From Yahoo! Internet Life
Please Don't Forward This Column

October 2001
By Roger Ebert
Here, Mr. Manners advises you on e-mail etiquette.
1. Strip all unnecessary e-mail addresses from anything you forward. There are two reasons for this: a) Many such messages have a ratio of 95 percent long lists of addresses to 5 percent content (usually a lousy joke). b) Would you want your private e-mail address hitched to a message that goes to untold millions of other users? Don't do it to others.
2. Never forward virus warnings. There are two reasons for this: a) Chances are, they are frauds. b) Invariably these notices refer to Windows viruses, and your correspondents may be using another operating system.
Bonus tip: Find out if the message is a hoax by verifying it at a site such as Symantec: Hoaxes. Then, if it is a fraud, you can notify the person who sent it to you.
3. Never forward a chain letter. There are two reasons for this: a) You do not want everyone to think of you as dumb and gullible. b) The letter moves in only one directionforwardand therefore has no way to "know" what good or ill befell previous recipients of the letter. Therefore, it is all lies.
4. Never send an e-mail message formatted in HTML. Always send plain text. There are two reasons for this:
a) HTML wastes many times more bandwidth than text. If your correspondents have slow modems, they will curse you as your HTML message downloads. b) Any message that comes in a weird typeface with strange colors or backgrounds is obviously from an illiterate.
Bonus tip: Reset your e-mail software so that it defaults to plain text. On Outlook Express, for example, go into Preferences, click on Message Composition, and choose Plain Text instead of HTML. On Yahoo! Mail, Plain Text is the default setting. Make sure that the bullet at the bottom of any outgoing message is checked. This will not only make your correspondents happy, it will also greatly reduce your uploading time.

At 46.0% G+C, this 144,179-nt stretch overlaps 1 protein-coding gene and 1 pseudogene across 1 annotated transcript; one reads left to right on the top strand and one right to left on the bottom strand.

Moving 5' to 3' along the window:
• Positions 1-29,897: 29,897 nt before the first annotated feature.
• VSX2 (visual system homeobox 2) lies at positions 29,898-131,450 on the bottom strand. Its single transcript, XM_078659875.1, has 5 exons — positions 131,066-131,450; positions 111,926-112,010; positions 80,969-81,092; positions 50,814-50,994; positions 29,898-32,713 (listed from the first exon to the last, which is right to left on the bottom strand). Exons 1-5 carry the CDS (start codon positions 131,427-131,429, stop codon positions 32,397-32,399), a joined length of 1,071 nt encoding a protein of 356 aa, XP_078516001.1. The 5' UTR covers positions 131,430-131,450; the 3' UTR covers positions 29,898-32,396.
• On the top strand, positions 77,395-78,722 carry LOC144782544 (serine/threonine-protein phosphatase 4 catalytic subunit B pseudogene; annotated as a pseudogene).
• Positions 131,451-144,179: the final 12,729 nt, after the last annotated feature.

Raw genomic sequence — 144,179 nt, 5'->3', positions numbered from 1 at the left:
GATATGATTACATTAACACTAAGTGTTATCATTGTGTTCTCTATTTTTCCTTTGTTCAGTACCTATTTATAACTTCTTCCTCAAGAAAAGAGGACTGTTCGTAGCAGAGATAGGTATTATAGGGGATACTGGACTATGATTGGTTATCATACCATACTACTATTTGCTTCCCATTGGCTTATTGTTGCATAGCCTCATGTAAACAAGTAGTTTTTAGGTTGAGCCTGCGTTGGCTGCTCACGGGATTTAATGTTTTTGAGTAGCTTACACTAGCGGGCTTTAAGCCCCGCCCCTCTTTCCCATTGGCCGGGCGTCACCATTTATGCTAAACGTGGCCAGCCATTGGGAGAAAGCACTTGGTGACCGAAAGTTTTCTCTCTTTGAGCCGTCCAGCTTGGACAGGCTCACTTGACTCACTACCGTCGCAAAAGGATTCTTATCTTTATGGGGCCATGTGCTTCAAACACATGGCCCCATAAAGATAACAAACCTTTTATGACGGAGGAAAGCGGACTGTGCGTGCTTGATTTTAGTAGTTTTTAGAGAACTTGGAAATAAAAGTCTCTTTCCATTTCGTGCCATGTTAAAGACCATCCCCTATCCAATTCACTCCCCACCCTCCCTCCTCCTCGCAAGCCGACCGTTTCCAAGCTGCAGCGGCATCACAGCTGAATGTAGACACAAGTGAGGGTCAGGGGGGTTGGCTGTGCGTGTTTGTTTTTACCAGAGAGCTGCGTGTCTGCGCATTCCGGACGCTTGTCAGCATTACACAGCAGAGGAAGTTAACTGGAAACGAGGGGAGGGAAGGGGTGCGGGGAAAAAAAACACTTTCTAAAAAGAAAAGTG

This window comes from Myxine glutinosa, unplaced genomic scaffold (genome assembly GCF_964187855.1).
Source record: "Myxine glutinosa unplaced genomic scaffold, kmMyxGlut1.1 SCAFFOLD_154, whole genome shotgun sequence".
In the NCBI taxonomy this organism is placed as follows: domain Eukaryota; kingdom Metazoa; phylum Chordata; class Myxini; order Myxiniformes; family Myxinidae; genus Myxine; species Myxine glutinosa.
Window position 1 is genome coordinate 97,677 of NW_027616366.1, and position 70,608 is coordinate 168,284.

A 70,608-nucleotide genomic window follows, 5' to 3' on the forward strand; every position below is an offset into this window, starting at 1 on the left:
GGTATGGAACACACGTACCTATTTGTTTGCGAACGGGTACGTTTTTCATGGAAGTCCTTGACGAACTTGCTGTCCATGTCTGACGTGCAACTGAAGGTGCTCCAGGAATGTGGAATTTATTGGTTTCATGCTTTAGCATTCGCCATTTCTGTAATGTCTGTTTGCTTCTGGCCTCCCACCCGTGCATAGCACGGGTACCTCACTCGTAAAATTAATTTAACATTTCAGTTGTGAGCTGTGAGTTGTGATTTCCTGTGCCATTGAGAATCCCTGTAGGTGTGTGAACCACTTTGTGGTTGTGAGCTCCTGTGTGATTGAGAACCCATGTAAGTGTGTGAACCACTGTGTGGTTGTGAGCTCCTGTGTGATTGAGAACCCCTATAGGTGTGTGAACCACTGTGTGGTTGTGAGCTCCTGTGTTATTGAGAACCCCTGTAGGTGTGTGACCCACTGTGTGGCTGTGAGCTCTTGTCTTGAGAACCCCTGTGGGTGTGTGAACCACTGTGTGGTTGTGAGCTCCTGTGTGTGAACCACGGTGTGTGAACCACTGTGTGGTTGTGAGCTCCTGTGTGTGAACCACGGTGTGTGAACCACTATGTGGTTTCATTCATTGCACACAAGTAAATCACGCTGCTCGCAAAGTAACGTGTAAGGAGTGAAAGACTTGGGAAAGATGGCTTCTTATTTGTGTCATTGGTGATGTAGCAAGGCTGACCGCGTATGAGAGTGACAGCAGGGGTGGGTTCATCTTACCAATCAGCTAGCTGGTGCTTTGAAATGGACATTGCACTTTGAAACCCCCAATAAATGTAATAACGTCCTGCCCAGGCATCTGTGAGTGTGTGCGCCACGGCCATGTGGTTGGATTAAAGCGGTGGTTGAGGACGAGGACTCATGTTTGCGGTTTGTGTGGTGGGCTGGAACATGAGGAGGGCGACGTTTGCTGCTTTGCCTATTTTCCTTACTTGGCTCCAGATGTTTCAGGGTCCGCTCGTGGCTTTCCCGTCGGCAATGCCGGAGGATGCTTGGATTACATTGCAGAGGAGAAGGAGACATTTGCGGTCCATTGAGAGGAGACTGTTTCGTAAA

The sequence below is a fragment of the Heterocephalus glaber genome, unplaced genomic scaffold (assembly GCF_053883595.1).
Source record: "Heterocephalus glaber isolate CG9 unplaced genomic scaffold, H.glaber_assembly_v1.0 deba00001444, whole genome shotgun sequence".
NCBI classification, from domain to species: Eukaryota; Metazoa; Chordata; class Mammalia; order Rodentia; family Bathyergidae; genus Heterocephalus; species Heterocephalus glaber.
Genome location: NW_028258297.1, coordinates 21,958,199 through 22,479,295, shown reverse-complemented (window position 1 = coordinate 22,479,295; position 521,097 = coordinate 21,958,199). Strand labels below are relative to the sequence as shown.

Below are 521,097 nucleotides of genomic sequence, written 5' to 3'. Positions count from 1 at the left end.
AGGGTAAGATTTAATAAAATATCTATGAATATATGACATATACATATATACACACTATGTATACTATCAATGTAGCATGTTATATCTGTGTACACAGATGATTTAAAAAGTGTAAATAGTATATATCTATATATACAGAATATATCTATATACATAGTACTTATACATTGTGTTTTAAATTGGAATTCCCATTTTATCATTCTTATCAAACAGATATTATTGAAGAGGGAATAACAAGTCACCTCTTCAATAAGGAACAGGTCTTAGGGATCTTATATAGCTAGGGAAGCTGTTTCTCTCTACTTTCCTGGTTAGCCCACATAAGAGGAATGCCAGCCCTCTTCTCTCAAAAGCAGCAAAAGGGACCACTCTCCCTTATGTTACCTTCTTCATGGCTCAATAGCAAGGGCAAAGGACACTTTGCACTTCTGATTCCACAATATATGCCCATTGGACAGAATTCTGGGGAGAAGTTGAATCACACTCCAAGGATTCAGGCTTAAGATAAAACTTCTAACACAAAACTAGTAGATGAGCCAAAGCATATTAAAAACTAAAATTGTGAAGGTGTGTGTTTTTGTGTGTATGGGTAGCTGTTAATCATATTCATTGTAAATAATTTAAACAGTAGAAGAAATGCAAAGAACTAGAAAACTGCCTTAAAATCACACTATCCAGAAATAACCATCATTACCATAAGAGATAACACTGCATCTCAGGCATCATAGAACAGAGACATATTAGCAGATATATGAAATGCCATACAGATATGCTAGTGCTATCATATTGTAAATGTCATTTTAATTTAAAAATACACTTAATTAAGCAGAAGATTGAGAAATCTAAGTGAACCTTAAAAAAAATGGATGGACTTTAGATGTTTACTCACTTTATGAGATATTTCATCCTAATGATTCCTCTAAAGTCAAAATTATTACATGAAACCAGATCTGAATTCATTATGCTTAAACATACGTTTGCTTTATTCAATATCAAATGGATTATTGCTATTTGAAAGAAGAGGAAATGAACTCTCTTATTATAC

5. Never send a word-processing document in a formatted form, unless it is absolutely necessary. There are two reasons for this: a) Formatted files occupy many times more space than unformatted plain textsometimes as much as 20 times more space. b) Unless the recipient has the proper software, it may open with strange and meaningless characters in place of some of the punctuation marks.
6. Do not send unsolicited JPEG photographs, especially if you are "testing your new digital camera" (unless you are testing it on Piper Perabo).
7. If you do send JPEGs, there are two things you must do: a) Indicate clearly in the header or a cover message what the photograph shows, so that your recipients can delete it without opening itwhich they will very possibly do, personal photos often being of more interest to those who take them than to those being shown them.
b) Unless it is intended for publication, save it at the "low" or "minimum" resolution. A friend once sent me a 758K photo of his new baby; it looked just fine after he resent it at 27K.
8. When typing ordinary documents and letters, use a flush-left style instead of fooling around with fancy indentations that will appear otherwise at the other end. For example, if you hit the space bar several times to position words, the effect will be different in fixed-width fonts than in variable-width fonts. If you didn't understand that, even more reason to keep it simple.
9. Unless your name is Margo Howard, don't send me any jokes. There are only about three different jokes circulating on the Net on any given dayand you may rest assured that Margo has already sent them to me.
10. Do not start any message with a paragraph apologizing for the message worrying that it is irrelevant, will waste the other person's time, or may be off-topic or "sound dumb." The message may or may not be all of these things, but the first paragraph already is.